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"Greket" antik ?

Posted: Fri Dec 19, 2014 11:49 pm
by Arbëri
Thuan qe eshte gjetur ne Avganistan , i takon ne shekullit 3 para eres sone ne gjuhen greke eshte e shkruar !
Sa eshte e vertete e din kush ?

Filippo Canali de Rossi, Iscrizioni dello estremo oriente greco, Bonn, 2004, 269-270.
de-rossi1.jpg

Re: "Greket" antik ?

Posted: Fri Dec 19, 2014 11:57 pm
by Arbëri
Dhe cili eshte shkrimi me i vjeter ne gjuhen e lashte greke ?
Falemnderit .

Re: "Greket" antik ?

Posted: Sat Dec 20, 2014 11:49 pm
by Arbëri
Arbëri wrote:Thuan qe eshte gjetur ne Avganistan , i takon ne shekullit 3 para eres sone ne gjuhen greke eshte e shkruar !
Sa eshte e vertete e din kush ?

Filippo Canali de Rossi, Iscrizioni dello estremo oriente greco, Bonn, 2004, 269-270.
de-rossi1.jpg
Me duket qe kjo faqe ka lidhje me kete autor dhe nese ka mundesi dikush qe e kupton me mire gjuhen angleze ta beje nje perkthim te shkurter sepse dyshoj qe i takon asaj kohe qe thot autori :
The transcriptions are presented in a font sufficiently large to be easily scanned. Underdots were not used by the publisher, and very occasionally the placement of square brackets is questionable; the clarity of the illustrations, though, allows us to form our own opinion on the accuracy and reliability of the readings. There is, for example, what appears to be an alphabet of Greek letters on bricks from the fortification wall at Samarkand, represented in the transcription as a regular sequential ordering of the characters, though the illustration indicates that additional characters were included and that some of the Greek letters were in fact transposed (no. 389; cf. no. 275). In most cases, however, objections to the readings are a question of aesthetics, and at no time are the transcriptions or the placement of brackets and the supplements a cause for significant concern.

Italian translations of the Greek text are sporadically provided. Neither those texts whose Greek is particularly difficult and elaborate nor those texts of apparent historical importance and interest are consistently translated. Such texts are occasionally translated, but not regularly. On the other hand, some texts whose Greek is clear and straightforward are translated for no apparent reason.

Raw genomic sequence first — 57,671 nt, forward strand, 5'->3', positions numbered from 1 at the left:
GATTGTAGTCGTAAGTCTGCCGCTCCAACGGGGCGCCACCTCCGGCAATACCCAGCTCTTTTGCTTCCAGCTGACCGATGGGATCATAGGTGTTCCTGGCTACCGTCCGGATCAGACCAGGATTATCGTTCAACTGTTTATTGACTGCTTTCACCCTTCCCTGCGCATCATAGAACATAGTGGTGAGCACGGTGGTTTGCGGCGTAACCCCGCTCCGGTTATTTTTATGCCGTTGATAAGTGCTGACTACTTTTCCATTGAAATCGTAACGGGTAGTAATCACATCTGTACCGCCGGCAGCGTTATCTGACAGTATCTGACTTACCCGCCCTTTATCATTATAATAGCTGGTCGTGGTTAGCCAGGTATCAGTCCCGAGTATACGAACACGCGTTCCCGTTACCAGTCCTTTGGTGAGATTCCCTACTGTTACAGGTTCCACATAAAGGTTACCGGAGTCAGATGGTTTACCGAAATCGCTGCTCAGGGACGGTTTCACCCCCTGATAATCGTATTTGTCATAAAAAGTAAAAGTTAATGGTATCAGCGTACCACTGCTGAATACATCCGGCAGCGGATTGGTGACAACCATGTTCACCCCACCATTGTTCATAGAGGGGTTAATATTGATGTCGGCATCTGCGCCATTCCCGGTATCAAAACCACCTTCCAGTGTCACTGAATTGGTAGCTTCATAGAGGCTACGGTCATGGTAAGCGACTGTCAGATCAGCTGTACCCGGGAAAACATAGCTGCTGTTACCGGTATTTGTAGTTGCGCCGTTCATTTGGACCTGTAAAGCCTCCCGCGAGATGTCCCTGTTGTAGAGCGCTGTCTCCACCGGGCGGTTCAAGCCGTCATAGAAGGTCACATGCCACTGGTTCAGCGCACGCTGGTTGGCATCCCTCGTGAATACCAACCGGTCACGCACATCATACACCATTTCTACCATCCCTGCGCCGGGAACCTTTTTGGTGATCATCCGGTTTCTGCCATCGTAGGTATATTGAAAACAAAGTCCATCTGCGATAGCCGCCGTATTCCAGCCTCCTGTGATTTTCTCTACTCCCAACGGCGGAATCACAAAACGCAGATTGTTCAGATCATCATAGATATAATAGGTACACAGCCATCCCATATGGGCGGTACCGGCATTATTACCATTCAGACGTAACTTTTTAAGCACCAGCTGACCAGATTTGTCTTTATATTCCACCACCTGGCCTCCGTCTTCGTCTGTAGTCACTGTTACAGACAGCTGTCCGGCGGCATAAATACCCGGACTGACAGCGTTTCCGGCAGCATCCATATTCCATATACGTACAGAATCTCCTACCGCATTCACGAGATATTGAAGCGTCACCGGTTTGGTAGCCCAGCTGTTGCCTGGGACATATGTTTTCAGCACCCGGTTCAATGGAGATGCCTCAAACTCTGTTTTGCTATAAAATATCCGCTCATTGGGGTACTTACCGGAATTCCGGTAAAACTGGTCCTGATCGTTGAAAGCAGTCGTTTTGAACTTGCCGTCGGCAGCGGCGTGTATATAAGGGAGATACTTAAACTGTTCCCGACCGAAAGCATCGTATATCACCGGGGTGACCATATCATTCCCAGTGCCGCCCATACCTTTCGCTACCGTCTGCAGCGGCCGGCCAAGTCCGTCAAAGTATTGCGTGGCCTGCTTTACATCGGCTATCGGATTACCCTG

Non-Hellenic inscriptions, when presented, are often translated. These non-Hellenic inscriptions, however, present an inconsistency. In a survey of inscriptions from the far Greek East, it is natural that many non-Greek texts should appear. Thus, it is no surprise that De Rossi should present several texts from Babylon and Bactria written in the indigenous languages with the Greek alphabet (cat. nos. 117-125, 314-320). On the other hand, it is surprising that Greek texts are undeniably emphasized at the expense of the second language in bilingual inscriptions. In some cases, this is a minor inconvenience, as in the case of a bilingual Greek and Hebrew inscription: the Greek presents a simple funerary inscription listing several names; the Hebrew, however, is not transcribed and it is not clear if it included anything beyond the names of the deceased individuals (no. 26). Similarly, a mosaic from Mas'udije in Mesopotamia includes the signature of the workman in Greek, below which are two lines in Syriac letters mentioned in the lemma to the inscription, but not transcribed, transliterated, translated or otherwise treated; one might assume that the Syriac is simply a translation of the Greek signature, but this is not made clear (no. 32; cf. no. 25). Furthermore, only the Greek inscription on an altar containing both a Greek text and an Assyrian text is presented (no. 65). De Rossi comments that the Assyrian inscription is a dedication by Salmanassar III to the Seven Gods, but no transcription, transliteration or translation is provided. This absence is particularly notable in light of De Rossi's hope, expressed in the Introduction, that this catalogue will serve as an introduction to "the history of Hellenism in these most distant places, whether through its colonies or through its cultural influence" (p. xvi): cultural influence is to be observed both in the presence of Greek texts and in the persistence of local texts and reuse of older stones... Vazhdon -> http://bmcr.brynmawr.edu/2005/2005-10-13.html